Not a lot of gripes here. The Video content is delivered in a good range of resolutions, and the Editing looks polished and unobtrusive. Being a bit nitpicky, the Audio of certain segments (outdoor segments mainly), isn’t the clearest, but everything is crystal clear during the lessons. I didn’t have trouble understanding anything, but I noticed that one person in the discussion section mentioned having difficulty at times. Slides look good, fonts are tasteful (read: not comic-sans), and the course has a fairly professional overall feel to it.
Mathias and Vegard split up the camera time roughly half for each person, and that seemed to flow nicely. Despite the content being quite technical at times (which is why I enjoyed it), both speakers do a good job delivering it. I got the feeling that Mathias and Vegard are not only interested in the subject matter and Science therein, but they actually practice what they preach. It is always easier to learn from individuals who at least appear interested in the material.
As to be expected from a course on Learning, the content was delivered using a variety of mediums, including photos, audio, video, and even an animation about Neurons. Why this is particularly important, is something which I hinted at in the introduction. People tend to have a few preferred “Learning Modalities”, so it is of the utmost importance to try and cover these bases in order to accommodate the largest number of students.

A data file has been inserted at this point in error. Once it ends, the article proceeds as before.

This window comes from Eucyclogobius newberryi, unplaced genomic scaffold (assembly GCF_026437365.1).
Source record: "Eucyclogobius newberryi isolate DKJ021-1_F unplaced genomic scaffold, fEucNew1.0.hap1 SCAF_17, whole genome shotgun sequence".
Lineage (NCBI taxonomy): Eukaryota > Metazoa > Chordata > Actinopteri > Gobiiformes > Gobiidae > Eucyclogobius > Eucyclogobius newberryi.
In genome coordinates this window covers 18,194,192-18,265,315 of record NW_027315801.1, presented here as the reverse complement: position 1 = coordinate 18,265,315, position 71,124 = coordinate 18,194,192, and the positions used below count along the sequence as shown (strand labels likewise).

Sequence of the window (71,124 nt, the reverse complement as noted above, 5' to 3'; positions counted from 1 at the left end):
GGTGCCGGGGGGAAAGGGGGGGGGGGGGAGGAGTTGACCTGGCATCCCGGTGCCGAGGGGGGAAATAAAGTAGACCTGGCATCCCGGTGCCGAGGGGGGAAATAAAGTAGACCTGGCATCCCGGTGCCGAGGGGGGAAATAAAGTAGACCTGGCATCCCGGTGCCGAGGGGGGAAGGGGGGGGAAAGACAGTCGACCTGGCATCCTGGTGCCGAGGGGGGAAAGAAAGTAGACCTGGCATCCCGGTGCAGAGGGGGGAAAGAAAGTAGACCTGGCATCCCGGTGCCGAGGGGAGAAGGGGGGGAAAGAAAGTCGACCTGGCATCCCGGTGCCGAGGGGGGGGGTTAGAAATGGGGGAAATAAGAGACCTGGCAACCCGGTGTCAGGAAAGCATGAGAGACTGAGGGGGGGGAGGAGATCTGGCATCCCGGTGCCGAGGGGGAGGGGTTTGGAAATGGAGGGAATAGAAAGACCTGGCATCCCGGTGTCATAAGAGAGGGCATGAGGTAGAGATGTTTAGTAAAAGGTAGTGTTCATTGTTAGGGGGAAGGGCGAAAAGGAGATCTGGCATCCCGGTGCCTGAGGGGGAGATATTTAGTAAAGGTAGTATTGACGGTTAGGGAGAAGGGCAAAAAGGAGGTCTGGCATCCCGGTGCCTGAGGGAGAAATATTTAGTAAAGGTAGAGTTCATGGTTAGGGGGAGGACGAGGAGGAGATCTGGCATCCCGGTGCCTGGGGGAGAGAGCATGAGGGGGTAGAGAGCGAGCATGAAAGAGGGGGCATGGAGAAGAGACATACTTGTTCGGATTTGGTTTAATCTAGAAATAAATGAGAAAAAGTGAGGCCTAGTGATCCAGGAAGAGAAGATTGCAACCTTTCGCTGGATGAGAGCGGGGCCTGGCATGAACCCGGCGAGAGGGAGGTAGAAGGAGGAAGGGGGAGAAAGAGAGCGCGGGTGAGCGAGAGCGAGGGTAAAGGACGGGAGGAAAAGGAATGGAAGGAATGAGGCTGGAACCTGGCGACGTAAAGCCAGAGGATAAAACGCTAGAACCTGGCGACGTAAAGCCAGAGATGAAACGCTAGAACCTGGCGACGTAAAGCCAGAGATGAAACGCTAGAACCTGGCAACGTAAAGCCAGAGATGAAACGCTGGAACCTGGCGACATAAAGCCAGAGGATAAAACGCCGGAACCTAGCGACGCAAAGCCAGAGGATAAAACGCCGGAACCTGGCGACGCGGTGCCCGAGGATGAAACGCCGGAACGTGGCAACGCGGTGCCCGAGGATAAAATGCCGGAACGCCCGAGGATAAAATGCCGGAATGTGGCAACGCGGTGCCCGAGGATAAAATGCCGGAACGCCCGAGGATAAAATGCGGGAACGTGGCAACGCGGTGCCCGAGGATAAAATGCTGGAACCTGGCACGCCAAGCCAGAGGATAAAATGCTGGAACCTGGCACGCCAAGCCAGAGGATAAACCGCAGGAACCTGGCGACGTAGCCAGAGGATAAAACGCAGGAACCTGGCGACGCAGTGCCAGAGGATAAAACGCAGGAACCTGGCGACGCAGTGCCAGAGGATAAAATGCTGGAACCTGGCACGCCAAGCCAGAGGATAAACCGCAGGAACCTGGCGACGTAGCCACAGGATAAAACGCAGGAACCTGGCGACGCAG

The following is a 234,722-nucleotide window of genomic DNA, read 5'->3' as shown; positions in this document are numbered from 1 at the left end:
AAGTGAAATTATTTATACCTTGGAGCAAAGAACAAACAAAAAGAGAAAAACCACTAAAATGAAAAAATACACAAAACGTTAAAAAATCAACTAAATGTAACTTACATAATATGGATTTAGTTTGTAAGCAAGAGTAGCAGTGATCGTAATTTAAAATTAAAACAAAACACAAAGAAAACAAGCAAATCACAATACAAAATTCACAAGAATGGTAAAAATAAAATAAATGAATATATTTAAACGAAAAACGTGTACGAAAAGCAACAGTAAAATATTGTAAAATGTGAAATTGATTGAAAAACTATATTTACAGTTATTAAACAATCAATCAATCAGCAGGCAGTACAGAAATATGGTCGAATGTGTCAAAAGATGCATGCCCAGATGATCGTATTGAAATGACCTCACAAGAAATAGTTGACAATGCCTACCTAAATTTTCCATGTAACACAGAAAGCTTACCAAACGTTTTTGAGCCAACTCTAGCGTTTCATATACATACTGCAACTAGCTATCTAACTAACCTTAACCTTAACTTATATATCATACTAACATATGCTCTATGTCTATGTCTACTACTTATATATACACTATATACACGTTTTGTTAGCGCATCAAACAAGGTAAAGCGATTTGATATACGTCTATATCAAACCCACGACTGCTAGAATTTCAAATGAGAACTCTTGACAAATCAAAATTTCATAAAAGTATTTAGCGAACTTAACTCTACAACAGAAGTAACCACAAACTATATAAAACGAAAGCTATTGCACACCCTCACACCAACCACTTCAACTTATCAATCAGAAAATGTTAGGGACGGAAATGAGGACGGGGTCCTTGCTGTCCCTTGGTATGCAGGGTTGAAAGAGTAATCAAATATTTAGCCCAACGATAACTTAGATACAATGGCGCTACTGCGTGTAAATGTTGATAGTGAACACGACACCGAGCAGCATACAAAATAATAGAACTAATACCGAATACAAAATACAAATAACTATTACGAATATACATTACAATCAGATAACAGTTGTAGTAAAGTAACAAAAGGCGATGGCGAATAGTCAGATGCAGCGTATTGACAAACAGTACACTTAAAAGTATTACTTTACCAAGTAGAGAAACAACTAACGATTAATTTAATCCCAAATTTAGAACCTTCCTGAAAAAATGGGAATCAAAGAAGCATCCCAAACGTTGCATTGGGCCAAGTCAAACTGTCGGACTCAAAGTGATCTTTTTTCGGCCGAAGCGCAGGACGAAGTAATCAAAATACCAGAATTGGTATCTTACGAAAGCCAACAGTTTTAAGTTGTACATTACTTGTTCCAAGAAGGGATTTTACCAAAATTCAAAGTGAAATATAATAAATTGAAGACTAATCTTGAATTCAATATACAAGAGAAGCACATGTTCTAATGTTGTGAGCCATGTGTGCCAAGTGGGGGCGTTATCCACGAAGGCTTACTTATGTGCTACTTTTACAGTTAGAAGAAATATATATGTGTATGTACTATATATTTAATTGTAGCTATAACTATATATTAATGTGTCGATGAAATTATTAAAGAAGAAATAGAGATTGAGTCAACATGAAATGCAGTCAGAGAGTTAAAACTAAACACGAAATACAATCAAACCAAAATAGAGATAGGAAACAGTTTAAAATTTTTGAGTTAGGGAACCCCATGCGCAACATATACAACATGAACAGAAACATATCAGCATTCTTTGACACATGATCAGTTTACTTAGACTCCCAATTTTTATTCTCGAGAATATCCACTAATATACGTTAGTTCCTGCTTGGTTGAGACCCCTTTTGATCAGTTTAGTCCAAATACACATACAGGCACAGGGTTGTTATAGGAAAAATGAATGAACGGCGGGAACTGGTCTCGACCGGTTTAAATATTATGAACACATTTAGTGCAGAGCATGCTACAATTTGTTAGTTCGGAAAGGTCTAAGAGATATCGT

How Valuable is the content? Although this one may be significantly impacted by the topic, I consider it to be valuable in some way, to just about anyone. Is the content backed up by Scientific Studies? I found plenty of those in the course. How easy is the information to understand? I didn’t have too much trouble, but to be fair, I’m enough of a nerd to have been familiar with many of the concepts (who doesn’t read about Neurotransmitters in their spare time?) in at least a cursory way. In most cases, I felt that I was given just enough of an overview of the Science, to understand how the effects manifest in the practical sections. Could I find free sources of the same info with a quick Google search? Many of the cited Studies are open source, but you’d really have to know what you are looking for to find them. The sheer density of information, and the sensible way in which it was structured, was worth having someone else do all of the groundwork
Return on Investment: I plan on keeping better records for my time in future course reviews, but you’ll have to bear with my rough estimates this time. It took me about 10 days, averaging about 1.5 hours a day (similar to my average spare time these days), to complete the program (save for the 30 day Speed reading Exercise). Given a more relaxed schedule, I’d say that the average person could wrap things up in a week. As for my monetary investment, I managed to purchase the program during a promotional event on Udemy, which made the decision 80% easier for me. Here’s the bottom line. If I had the income to purchase the course at full price, I would have done so. If you don’t mind parting with a couple Benjamins in exchange for a great course, I’d suggest you to do so; If not, keep tabs on it in case Udemy decides to slash it temporarily.